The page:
Bridge on the River Kwai

Bridge on the River Kwai

In the morning of 3 April 1945: A few minutes before 9:00 am, a lone aircraft appeared in the clear sky above Kanchanaburi a small town in western Thailand near the border to ( Burma ) Myanmar.

The warplane was set on a course that would take it over a wooden bridge that spanned the river on the northwest edge of the town. 

River Kwai Bridge

The river at that point was known as the Kwai Yai and, because of a fictional bridge in a novel that would be written years later, Kanchanaburi would become known as the site of the "Bridge on the River Kwai."

Attacking the River Kwai Bridge

The Bridge on the River Kwai

Many people still remember the movie "River Kwai Bridge" which made Kanchanaburi famous and uncovered the story of the heroic bomber crew who destroyed the train crossing.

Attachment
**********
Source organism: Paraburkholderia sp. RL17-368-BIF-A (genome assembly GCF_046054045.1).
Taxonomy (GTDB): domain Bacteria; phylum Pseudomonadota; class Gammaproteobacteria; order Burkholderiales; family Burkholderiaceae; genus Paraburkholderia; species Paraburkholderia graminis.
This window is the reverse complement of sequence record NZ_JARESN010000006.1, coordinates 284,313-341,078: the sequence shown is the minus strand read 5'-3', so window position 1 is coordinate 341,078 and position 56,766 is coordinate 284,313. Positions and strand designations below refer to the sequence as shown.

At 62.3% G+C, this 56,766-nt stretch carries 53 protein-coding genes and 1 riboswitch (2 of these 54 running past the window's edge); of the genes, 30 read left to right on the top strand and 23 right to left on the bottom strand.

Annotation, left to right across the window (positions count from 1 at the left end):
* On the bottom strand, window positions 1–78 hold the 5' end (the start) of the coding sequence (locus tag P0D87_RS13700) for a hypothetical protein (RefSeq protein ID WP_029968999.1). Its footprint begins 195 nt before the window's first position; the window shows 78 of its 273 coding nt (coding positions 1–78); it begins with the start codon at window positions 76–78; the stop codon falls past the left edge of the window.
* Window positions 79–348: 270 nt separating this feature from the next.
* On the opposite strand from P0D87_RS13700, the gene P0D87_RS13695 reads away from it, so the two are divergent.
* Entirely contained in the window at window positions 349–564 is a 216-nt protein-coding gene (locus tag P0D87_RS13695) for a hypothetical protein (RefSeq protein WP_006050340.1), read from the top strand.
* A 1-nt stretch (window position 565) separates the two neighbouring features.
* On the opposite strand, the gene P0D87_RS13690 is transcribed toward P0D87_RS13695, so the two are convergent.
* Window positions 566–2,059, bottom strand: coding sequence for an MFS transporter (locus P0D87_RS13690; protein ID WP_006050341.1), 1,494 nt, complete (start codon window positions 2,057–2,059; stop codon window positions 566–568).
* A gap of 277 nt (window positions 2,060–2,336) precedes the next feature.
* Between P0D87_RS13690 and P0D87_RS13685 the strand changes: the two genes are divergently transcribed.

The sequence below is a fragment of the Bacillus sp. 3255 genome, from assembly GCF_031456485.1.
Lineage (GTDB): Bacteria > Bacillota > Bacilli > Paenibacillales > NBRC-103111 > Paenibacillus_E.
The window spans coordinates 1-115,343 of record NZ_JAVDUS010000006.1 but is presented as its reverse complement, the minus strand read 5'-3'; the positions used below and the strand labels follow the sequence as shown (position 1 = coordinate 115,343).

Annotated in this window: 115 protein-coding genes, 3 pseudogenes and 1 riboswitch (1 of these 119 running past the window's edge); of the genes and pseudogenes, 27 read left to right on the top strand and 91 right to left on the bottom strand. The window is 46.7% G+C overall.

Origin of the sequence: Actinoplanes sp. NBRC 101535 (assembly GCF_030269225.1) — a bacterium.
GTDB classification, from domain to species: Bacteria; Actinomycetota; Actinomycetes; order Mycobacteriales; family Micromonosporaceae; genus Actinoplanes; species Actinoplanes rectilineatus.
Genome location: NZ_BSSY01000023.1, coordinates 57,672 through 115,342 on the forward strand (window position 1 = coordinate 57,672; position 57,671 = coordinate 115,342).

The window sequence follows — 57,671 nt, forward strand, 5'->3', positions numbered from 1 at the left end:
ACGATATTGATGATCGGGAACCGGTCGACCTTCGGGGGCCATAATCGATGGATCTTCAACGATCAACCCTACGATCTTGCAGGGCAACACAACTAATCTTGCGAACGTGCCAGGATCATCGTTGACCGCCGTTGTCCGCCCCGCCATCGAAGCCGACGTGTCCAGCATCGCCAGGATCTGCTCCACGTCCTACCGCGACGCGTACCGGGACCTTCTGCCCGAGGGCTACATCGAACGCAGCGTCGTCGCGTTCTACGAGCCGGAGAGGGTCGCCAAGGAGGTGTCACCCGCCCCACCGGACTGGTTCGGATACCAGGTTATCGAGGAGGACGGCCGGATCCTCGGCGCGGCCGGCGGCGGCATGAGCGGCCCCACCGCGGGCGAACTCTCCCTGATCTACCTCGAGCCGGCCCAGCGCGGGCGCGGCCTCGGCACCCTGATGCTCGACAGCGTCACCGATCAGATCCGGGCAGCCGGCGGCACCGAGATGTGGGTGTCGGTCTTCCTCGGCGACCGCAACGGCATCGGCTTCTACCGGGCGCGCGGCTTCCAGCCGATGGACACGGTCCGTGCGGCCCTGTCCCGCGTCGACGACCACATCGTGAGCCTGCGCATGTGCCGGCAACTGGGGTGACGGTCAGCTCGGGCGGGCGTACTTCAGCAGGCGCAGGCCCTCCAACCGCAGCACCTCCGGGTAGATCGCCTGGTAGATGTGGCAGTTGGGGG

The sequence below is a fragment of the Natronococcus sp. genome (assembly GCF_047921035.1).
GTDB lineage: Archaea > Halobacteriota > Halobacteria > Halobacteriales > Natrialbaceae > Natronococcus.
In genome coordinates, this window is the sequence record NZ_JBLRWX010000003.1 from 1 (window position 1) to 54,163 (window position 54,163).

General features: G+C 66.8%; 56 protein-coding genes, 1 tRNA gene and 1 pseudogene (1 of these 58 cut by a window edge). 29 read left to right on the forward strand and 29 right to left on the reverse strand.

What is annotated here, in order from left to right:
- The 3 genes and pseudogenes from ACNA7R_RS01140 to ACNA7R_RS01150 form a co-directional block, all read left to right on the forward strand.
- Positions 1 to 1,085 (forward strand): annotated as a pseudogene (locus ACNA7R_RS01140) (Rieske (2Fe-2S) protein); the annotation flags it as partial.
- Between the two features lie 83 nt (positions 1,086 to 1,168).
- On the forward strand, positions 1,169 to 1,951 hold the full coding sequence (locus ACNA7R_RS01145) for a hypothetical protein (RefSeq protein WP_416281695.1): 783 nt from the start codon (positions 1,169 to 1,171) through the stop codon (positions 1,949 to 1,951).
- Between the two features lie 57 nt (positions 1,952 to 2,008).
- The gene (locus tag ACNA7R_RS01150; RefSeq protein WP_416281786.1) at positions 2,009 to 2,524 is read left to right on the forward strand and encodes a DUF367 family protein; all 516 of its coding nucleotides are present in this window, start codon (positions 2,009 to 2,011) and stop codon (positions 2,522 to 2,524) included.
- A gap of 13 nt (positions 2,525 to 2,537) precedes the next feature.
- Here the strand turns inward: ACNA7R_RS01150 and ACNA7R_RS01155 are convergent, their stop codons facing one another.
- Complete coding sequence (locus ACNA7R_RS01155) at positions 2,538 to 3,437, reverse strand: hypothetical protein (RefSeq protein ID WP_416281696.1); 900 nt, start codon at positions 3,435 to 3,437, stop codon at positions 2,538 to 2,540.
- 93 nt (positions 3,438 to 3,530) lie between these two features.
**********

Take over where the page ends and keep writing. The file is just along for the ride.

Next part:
Two bridges crossed the Kwai Yai River

Located in Kanchanaburi Province. About a hundred meters north of the wooden bridge was a second, more substantial-looking structure of concrete and steel. Both bridges had been built in 1943 by the forced labor of Allied prisoners of war who were used by the Japanese Imperial Army to construct a railway linking Thailand to Burma. It became infamous as the " Death Railway".

The wooden crossing was the first completed, in February 1943; the metal and concrete structure were completed several months later. By October 1943, when the railway was completed, the Japanese were able to move thousands of tons of supplies to its military forces in Burma every day.

Cutting Japanese supply lines in WW2